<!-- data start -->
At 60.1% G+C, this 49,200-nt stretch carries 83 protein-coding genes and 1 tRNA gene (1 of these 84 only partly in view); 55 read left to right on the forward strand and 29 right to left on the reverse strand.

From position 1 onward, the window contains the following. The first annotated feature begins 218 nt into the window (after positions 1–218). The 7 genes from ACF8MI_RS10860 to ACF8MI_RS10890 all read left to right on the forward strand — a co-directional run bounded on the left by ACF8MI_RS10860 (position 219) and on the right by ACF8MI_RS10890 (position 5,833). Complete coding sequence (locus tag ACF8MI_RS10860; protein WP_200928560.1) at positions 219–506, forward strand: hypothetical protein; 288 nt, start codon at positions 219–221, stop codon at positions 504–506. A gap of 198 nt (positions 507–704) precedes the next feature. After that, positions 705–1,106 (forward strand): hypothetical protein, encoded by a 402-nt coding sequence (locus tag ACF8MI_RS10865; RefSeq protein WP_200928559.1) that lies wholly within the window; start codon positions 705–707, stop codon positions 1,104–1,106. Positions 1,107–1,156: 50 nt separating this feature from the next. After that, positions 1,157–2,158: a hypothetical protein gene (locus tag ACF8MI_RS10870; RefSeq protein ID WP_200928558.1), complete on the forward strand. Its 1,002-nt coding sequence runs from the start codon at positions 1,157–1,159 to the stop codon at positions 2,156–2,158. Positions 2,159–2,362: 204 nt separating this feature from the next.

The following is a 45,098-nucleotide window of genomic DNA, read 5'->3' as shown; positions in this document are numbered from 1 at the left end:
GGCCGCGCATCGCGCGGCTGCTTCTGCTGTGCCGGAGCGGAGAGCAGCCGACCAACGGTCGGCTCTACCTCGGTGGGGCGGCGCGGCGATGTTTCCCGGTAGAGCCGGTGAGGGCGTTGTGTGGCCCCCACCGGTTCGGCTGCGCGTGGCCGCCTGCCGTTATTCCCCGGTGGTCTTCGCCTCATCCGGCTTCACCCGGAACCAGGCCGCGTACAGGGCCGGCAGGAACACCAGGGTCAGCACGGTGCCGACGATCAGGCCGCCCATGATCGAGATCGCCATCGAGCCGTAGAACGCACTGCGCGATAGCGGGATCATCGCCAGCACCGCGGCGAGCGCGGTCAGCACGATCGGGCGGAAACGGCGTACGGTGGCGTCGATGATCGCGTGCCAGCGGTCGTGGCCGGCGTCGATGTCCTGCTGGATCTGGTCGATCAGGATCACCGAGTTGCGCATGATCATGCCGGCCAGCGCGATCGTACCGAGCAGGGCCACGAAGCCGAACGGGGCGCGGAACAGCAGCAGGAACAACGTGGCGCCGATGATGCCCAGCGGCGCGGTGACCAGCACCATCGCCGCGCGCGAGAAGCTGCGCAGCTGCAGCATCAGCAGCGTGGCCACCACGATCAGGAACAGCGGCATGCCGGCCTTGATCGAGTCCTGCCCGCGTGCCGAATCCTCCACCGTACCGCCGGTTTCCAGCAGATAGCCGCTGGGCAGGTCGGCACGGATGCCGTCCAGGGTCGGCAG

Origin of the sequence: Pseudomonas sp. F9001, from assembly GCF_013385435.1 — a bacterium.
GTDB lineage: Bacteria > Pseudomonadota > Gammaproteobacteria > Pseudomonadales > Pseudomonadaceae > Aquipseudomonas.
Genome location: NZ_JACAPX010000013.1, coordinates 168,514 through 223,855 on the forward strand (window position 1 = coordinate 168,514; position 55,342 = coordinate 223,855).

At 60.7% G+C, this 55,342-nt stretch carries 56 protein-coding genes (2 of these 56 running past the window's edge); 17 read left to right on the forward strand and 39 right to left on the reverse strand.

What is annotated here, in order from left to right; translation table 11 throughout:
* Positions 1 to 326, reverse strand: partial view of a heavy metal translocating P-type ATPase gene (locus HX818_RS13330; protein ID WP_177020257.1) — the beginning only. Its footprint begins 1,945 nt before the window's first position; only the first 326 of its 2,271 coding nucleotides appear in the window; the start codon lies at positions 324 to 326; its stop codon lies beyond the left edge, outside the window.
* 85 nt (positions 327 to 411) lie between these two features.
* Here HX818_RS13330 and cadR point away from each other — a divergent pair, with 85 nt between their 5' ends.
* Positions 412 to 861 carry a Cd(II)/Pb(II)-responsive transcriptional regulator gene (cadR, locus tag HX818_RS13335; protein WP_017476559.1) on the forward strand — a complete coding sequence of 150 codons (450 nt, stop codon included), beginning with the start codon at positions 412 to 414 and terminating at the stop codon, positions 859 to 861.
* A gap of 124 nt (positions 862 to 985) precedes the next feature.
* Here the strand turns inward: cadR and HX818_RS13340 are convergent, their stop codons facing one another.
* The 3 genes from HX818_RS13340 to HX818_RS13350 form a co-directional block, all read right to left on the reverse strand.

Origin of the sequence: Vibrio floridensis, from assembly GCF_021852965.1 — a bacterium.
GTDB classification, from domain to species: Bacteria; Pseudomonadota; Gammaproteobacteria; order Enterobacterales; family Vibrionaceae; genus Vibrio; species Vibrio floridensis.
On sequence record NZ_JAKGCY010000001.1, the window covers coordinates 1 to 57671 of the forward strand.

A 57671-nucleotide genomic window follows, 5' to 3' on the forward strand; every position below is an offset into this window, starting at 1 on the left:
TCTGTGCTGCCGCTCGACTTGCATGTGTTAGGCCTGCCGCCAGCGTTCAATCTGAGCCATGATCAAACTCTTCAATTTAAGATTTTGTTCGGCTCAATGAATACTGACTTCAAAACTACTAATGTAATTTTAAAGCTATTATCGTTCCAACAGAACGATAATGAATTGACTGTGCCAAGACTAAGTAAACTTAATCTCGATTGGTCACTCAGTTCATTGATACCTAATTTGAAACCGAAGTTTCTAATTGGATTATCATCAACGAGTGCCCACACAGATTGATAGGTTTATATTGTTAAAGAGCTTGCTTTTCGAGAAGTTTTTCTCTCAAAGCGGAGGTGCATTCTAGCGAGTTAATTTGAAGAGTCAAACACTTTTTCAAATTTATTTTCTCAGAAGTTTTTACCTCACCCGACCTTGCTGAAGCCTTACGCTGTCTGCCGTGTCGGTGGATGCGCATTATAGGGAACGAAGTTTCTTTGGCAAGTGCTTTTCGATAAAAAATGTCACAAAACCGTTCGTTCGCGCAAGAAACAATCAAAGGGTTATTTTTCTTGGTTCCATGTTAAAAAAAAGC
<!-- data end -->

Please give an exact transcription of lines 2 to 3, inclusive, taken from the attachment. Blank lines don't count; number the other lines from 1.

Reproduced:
From position 1 onward, the window contains the following. The first annotated feature begins 218 nt into the window (after positions 1–218). The 7 genes from ACF8MI_RS10860 to ACF8MI_RS10890 all read left to right on the forward strand — a co-directional run bounded on the left by ACF8MI_RS10860 (position 219) and on the right by ACF8MI_RS10890 (position 5,833). Complete coding sequence (locus tag ACF8MI_RS10860; protein WP_200928560.1) at positions 219–506, forward strand: hypothetical protein; 288 nt, start codon at positions 219–221, stop codon at positions 504–506. A gap of 198 nt (positions 507–704) precedes the next feature. After that, positions 705–1,106 (forward strand): hypothetical protein, encoded by a 402-nt coding sequence (locus tag ACF8MI_RS10865; RefSeq protein WP_200928559.1) that lies wholly within the window; start codon positions 705–707, stop codon positions 1,104–1,106. Positions 1,107–1,156: 50 nt separating this feature from the next. After that, positions 1,157–2,158: a hypothetical protein gene (locus tag ACF8MI_RS10870; RefSeq protein ID WP_200928558.1), complete on the forward strand. Its 1,002-nt coding sequence runs from the start codon at positions 1,157–1,159 to the stop codon at positions 2,156–2,158. Positions 2,159–2,362: 204 nt separating this feature from the next.

The following is a 45,098-nucleotide window of genomic DNA, read 5'->3' as shown; positions in this document are numbered from 1 at the left end: